Illinois Department of Agriculture

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The Illinois Department of Agriculture is banning out-of-state birds from exhibitions and fairs around the state to help stem the spread of a deadly bird flu that's hit nearby states.  

The restriction announced Friday includes county fairs, FFA and 4-H fairs and the state fairs in Springfield and DuQuoin.  

The agency says the bird flu hasn't yet been detected in Illinois. Agency director Philip Nelson says the restrictions are meant to protect the Illinois poultry industry and allow youths to show livestock at county and fairs this summer.  

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On this week's Business Report, Bill Wheelhouse talks with Tim Landis about a new effort to collect on-line sales taxes in Illinois; Nudo Products expands & Illinois has a new agriculture director.

Emerald ash borerCredit U.S Department of AgricultureEdit | Remove

Twelve counties have been added to Illinois' emerald ash borer (EAB) quarantine, the state Department of Agriculture announced today.

The new additions to the boundaries include seven counties where the tree-killing beetle was identified for the first time this year and five that are considered to be at risk of infestation.

U.S Department of Agriculture

A beetle that has killed hundreds of millions of ash trees across the country has spread into central Illinois.

The state's agriculture department says the emerald ash border has been confirmed in 14 new counties, including Sangamon, Logan and Menard.  

That brings the total counties infested to 50.  

flickr/Chris H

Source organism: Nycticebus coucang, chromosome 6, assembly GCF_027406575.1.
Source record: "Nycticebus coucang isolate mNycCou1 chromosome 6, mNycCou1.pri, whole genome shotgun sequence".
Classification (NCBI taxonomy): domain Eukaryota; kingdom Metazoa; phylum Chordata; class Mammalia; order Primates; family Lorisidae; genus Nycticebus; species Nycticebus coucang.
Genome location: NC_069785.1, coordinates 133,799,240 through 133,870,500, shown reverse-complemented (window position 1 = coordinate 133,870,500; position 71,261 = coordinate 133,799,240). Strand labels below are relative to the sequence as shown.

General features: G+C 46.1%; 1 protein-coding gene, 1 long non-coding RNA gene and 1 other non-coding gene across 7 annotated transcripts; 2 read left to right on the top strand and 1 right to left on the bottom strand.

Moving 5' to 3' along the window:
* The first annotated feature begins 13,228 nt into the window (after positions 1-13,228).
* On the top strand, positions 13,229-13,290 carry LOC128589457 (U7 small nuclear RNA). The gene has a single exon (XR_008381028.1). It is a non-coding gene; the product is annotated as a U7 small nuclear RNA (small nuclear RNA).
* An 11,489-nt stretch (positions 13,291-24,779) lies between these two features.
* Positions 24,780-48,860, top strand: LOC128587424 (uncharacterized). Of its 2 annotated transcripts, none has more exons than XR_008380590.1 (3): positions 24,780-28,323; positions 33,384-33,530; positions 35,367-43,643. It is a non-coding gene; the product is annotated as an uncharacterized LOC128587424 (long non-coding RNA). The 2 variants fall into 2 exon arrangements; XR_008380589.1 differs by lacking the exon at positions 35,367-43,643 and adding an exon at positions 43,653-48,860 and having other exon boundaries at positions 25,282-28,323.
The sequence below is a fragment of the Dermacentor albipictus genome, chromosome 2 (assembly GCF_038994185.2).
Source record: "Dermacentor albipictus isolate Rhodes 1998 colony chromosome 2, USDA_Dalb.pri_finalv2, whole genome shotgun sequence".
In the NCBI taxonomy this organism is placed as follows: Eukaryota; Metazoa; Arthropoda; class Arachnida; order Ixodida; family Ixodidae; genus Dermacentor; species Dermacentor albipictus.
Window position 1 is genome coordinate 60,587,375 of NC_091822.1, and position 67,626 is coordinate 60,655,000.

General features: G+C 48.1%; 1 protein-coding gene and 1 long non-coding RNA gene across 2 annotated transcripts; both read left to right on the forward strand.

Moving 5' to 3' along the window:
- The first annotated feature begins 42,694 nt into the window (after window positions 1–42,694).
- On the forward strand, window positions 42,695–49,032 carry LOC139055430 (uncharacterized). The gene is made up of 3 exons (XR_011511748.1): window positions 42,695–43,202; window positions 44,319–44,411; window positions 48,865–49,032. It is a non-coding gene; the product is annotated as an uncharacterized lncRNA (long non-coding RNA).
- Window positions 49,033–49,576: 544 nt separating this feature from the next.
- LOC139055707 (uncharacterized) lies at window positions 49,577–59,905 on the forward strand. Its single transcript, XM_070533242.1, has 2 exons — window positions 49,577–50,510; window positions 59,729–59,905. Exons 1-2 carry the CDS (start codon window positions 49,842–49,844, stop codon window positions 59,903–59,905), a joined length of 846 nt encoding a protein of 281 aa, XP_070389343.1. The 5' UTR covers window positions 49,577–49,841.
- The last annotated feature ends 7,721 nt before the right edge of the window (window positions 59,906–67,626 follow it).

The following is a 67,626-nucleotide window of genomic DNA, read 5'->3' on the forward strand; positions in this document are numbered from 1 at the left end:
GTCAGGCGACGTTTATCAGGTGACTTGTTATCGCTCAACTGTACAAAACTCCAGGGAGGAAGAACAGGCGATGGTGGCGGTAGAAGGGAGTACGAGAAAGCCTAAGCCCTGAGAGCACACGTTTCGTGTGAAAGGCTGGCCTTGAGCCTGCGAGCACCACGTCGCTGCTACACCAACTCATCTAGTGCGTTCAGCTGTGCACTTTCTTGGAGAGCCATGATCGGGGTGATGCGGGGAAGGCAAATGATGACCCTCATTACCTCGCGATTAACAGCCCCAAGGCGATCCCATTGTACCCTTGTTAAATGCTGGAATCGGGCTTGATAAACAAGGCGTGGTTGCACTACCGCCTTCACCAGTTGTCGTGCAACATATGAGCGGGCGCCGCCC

Gov. Pat Quinn has signed a law allowing universities and the Illinois Department of Agriculture to study industrial hemp.  

The Chicago Democrat signed the measure Tuesday creating a pilot program.  
Industrial hemp is in the same species as marijuana but has a negligible amount of marijuana's active ingredient. Hemp can be used in the production of plastics, fuel, textiles and food.  

Illinois Dept. of Agriculture

Republican candidate for governor Bruce Rauner is criticizing Gov. Pat Quinn's agriculture director.
 
Lee Enterprises Newspapers' Springfield bureau reports that Rauner did not mention Bob Flider by name in outlining his agriculture plans. But he said the agency's director must ``have first-hand farming
experience.''
 
Flider was named director of agriculture after he lost a 2010 re-election race
for the Illinois House. He then voted for Quinn's 67 percent income-tax increase
after earlier opposing it.
 

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  Illinois' two state fairs did not comply with the law last year, according to a recent state audit -- and budget realities mean that'll happen again this summer.

The audit found that both the fairs in Springfield and DuQuoin overcharged entrance fees for horses.

But the Department of Agriculture says it's a consequence of the state contributing 200-thousand dollars $200,000 less toward the purse.

The audit also found that the DuQuoin fair only held three out of the five prescribed days of horse racing.

flickr/Georgebannister

Macon County's fair will not be held this year. It's the first break in almost 160 years and organizers say finances are the cause.